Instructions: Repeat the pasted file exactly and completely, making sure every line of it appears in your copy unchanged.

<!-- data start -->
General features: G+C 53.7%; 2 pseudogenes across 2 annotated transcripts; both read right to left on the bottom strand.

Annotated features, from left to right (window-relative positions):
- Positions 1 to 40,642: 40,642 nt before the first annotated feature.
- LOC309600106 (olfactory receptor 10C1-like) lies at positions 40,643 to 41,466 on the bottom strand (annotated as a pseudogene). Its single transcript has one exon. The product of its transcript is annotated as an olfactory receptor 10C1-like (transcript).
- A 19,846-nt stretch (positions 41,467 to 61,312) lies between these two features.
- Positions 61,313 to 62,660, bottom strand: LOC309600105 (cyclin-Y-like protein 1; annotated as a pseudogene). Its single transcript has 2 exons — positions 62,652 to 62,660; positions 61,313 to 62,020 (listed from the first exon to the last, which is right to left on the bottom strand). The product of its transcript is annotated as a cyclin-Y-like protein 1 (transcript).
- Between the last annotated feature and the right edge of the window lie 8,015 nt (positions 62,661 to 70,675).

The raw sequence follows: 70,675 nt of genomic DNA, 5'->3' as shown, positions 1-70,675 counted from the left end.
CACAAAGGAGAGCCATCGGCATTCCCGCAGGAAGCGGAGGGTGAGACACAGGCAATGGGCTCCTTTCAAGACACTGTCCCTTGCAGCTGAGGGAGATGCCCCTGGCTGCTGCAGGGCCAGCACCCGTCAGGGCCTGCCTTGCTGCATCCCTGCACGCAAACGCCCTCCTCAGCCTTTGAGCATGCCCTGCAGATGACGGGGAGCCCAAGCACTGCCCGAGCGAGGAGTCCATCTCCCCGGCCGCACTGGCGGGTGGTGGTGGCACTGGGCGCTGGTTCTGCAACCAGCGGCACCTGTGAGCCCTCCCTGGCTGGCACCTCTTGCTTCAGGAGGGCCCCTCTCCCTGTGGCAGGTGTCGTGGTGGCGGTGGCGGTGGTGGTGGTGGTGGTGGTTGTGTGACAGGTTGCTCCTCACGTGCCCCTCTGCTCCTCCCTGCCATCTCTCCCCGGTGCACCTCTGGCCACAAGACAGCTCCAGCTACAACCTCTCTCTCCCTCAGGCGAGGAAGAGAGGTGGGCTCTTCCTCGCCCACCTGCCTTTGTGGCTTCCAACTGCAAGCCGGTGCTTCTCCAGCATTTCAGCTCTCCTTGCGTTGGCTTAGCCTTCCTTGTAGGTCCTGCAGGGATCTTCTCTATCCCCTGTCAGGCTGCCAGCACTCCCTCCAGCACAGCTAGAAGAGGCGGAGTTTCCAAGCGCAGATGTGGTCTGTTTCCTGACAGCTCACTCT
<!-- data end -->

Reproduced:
General features: G+C 53.7%; 2 pseudogenes across 2 annotated transcripts; both read right to left on the bottom strand.

Annotated features, from left to right (window-relative positions):
- Positions 1 to 40,642: 40,642 nt before the first annotated feature.
- LOC309600106 (olfactory receptor 10C1-like) lies at positions 40,643 to 41,466 on the bottom strand (annotated as a pseudogene). Its single transcript has one exon. The product of its transcript is annotated as an olfactory receptor 10C1-like (transcript).
- A 19,846-nt stretch (positions 41,467 to 61,312) lies between these two features.
- Positions 61,313 to 62,660, bottom strand: LOC309600105 (cyclin-Y-like protein 1; annotated as a pseudogene). Its single transcript has 2 exons — positions 62,652 to 62,660; positions 61,313 to 62,020 (listed from the first exon to the last, which is right to left on the bottom strand). The product of its transcript is annotated as a cyclin-Y-like protein 1 (transcript).
- Between the last annotated feature and the right edge of the window lie 8,015 nt (positions 62,661 to 70,675).

The raw sequence follows: 70,675 nt of genomic DNA, 5'->3' as shown, positions 1-70,675 counted from the left end.
CACAAAGGAGAGCCATCGGCATTCCCGCAGGAAGCGGAGGGTGAGACACAGGCAATGGGCTCCTTTCAAGACACTGTCCCTTGCAGCTGAGGGAGATGCCCCTGGCTGCTGCAGGGCCAGCACCCGTCAGGGCCTGCCTTGCTGCATCCCTGCACGCAAACGCCCTCCTCAGCCTTTGAGCATGCCCTGCAGATGACGGGGAGCCCAAGCACTGCCCGAGCGAGGAGTCCATCTCCCCGGCCGCACTGGCGGGTGGTGGTGGCACTGGGCGCTGGTTCTGCAACCAGCGGCACCTGTGAGCCCTCCCTGGCTGGCACCTCTTGCTTCAGGAGGGCCCCTCTCCCTGTGGCAGGTGTCGTGGTGGCGGTGGCGGTGGTGGTGGTGGTGGTGGTTGTGTGACAGGTTGCTCCTCACGTGCCCCTCTGCTCCTCCCTGCCATCTCTCCCCGGTGCACCTCTGGCCACAAGACAGCTCCAGCTACAACCTCTCTCTCCCTCAGGCGAGGAAGAGAGGTGGGCTCTTCCTCGCCCACCTGCCTTTGTGGCTTCCAACTGCAAGCCGGTGCTTCTCCAGCATTTCAGCTCTCCTTGCGTTGGCTTAGCCTTCCTTGTAGGTCCTGCAGGGATCTTCTCTATCCCCTGTCAGGCTGCCAGCACTCCCTCCAGCACAGCTAGAAGAGGCGGAGTTTCCAAGCGCAGATGTGGTCTGTTTCCTGACAGCTCACTCT